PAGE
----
ODROID-H2+ SBC Gets Celeron J4115 Processor, Offers 2.5GbE Networking

Harkernel ODROID-H2 is an Intel Celeron J4105 Gemini Lake powered SBC that offers great value and performs reasonably well as we’ve seen in our ODROID-H2 Ubuntu review.

But there’s an upgraded model coming soon with ODROID-H2+ getting a slightly faster Intel Celeron J4115 processor, 2.5 GbE networking, a couple of extra I/O on the header for USB 2.0 and HDMI CEC, and a change to the 12V SATA power circuit to improve the suspend-resume power control sequence of 3.5″ HDDs.


ODROID-H2+ specifications:

  • SoC – Intel Celeron J4115 Gemini Lake Refresh quad-core processor @ 1.8 GHz / 2.5 GHz (turbo single thread) / 2.3Ghz (turbo multi-thread) with 12EU Intel UHD Graphics 600 up to 700 MHz; Noted listed on Ark Intel just yet, but it’s real.
  • System Memory – Dual-channel Memory DDR4-PC19200 (2400MT/s) supporting up to 32GB RAM in total
  • Storage – M.2 PCIe 2.0 x4 slot for one NVMe storage, 2x SATA 3.0 ports, eMMC flash support
  • Video Output
    • HDMI 2.0 up to 4K (4096×2160) @ 60 Hz
    • DisplayPort 1.2 up to 4K (4096×2160) @ 60 Hz
  • Audio – HDMI, audio jacks for HP, MIC. and S/PDIF
  • Connectivity – Dual 2.5 Gigabit Ethernet (RJ45) via RTL8125B chipset
  • Expansion – 24-pin header with I2C, UART (3.3V), USB2.0 and HDMI CEC signals
  • Misc – RTC battery (Included)
  • Power Supply – 14V to 20V DC power input
  • Dimensions – 110x110x43mm
  • Weight – About 320 grams with heatsink, two DRAM modules, and M.2 NVMe SSD.

ODROID H2+ SBC with 2.5GbE

The board remains fully compatible with the original ODROID-H2 single board computer, and you can install Windows 10, Ubuntu 20.04, and other Linux operating systems on the board. Note, however, that you’ll need to either compile the Ethernet driver or install it as a DKMS package if you plan on using Linux. No extra drivers are needed for Windows 10. You’ll need an add-on board to use HDMI CEC.

The new board is really great for people wanting 2.5 GbE without breaking the bank, as ODROID-H2+ is up for pre-order for $119 on Hardkernel, and you can also find it on Ameridroid for $128.95 after applying coupon CNXSFWSUPPORTER6. Note you’ll also need to purchase a power adapter, one or two DDR4 SODIMM modules, as well as storage to make a complete system. Delivery is expected to start at the end of the month.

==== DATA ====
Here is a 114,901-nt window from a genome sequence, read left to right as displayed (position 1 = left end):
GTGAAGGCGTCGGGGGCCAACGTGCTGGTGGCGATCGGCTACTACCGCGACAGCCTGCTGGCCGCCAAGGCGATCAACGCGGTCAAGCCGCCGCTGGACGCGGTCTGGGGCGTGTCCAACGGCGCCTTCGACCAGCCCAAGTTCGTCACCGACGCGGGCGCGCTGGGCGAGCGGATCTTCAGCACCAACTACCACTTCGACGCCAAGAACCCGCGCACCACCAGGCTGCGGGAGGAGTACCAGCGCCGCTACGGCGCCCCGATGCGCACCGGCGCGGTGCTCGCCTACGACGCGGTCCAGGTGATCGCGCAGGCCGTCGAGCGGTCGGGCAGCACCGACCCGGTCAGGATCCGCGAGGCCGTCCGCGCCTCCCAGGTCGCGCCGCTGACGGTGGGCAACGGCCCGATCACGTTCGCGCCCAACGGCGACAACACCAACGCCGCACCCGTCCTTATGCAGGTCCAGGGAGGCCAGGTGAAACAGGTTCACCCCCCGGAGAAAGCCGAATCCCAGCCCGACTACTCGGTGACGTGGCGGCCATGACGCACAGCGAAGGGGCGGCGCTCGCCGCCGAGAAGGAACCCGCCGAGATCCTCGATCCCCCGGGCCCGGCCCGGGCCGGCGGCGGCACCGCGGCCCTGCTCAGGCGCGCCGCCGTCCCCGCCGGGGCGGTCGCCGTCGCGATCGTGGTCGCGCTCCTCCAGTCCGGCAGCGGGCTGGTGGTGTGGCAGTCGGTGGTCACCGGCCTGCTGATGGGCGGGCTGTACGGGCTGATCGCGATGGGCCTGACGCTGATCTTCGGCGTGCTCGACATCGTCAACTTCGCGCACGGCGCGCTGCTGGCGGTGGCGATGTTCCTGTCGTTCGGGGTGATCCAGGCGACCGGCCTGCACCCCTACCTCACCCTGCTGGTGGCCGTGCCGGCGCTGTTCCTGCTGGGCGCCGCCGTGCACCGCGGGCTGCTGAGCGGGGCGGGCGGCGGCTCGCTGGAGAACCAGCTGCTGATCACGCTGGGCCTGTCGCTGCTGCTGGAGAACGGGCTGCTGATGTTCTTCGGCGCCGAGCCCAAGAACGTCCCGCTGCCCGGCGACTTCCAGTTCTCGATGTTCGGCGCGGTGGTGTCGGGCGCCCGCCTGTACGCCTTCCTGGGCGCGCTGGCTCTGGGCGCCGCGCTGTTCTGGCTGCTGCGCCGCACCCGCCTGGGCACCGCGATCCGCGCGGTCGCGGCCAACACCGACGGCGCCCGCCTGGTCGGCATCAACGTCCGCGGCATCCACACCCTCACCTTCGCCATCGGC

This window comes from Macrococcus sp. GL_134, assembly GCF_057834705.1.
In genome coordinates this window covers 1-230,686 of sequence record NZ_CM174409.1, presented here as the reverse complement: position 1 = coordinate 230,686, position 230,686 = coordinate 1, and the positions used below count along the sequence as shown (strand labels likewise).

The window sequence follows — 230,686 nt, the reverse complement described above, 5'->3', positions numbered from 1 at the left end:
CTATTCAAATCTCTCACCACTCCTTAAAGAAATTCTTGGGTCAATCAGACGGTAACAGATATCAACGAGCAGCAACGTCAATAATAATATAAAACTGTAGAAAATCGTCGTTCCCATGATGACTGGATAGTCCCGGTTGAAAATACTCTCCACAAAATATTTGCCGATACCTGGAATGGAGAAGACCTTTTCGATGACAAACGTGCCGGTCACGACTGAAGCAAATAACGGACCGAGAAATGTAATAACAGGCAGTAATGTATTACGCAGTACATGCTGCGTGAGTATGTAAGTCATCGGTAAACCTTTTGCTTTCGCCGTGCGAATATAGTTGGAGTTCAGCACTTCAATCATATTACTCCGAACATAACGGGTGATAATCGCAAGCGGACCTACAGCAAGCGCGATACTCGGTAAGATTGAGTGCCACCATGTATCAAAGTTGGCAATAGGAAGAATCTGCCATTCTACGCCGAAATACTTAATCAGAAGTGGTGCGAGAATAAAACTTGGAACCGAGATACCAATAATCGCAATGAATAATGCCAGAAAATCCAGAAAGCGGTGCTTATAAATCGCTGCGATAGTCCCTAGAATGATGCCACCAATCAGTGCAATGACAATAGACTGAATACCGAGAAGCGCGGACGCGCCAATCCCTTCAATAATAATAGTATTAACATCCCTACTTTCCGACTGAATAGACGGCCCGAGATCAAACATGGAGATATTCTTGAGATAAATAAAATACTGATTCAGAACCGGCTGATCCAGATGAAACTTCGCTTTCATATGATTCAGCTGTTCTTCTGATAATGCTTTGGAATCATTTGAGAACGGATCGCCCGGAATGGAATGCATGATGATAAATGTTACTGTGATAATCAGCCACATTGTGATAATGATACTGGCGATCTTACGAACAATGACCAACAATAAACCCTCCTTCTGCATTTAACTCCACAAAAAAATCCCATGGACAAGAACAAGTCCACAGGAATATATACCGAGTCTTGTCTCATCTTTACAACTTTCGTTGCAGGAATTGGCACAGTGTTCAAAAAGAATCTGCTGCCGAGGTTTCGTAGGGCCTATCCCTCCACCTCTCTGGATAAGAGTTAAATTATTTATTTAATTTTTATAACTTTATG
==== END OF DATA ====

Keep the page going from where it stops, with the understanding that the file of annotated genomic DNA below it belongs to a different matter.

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ROCK Pi 4C Plus

23 Replies to “ODROID-H2+ SBC Gets Celeron J4115 Processor, Offers 2.5GbE Networking”

  1. Sounds like RPi4B is pushing the limits and the competition seriously needs to fight back. Does this really have two display outputs? The power supply voltage seems a bit problematic compared to venerable 5V USB chargers.

    1. >compared to venerable 5V USB chargers.
      Apparently those don’t work for the RPI either considering all the issues they seem to have from people using the *wrong* chargers.

      1. Oh, it takes up to 20V! That’s better than the inputs of the C4 and N2 which only go up to 17V. Being able to reuse all of these 19V laptop bricks is wonderful. Thanks, HK!

    2. Well, Rpi 4 just sold 640K units in march 2020 only. You can’t really compete against that. Just proves, price and community(support) matters the most. Power Supply Voltage has been fixed on latest Rpi 4 8Gb model. Yes, It does have 2 display outputs. This Odroid-H2 has been on my list for months because it’s an impressive SBC. Unfortunately, it’s hard to justify $350(SBC board, case, AC adapter, BT module, wifi module, LED power button, plus taxes and shipping from hardkernel or ameridroid). I live in Canada and import duties are expensive($100), this does not include ram($64 for dual channel 8 Gb). Total of $514 for a working H2+. I pass. Got two(2) new Rpi 4 8Gb locally for $230 including taxes instead.

      1. I concur. I’m very much want HK product. But the price difference is huge. Here, $70 = RPi4 4GB+all-metal case vs $126 = N2+case. Their base price is about $65 vs $85, but the final price is $70 vs $126).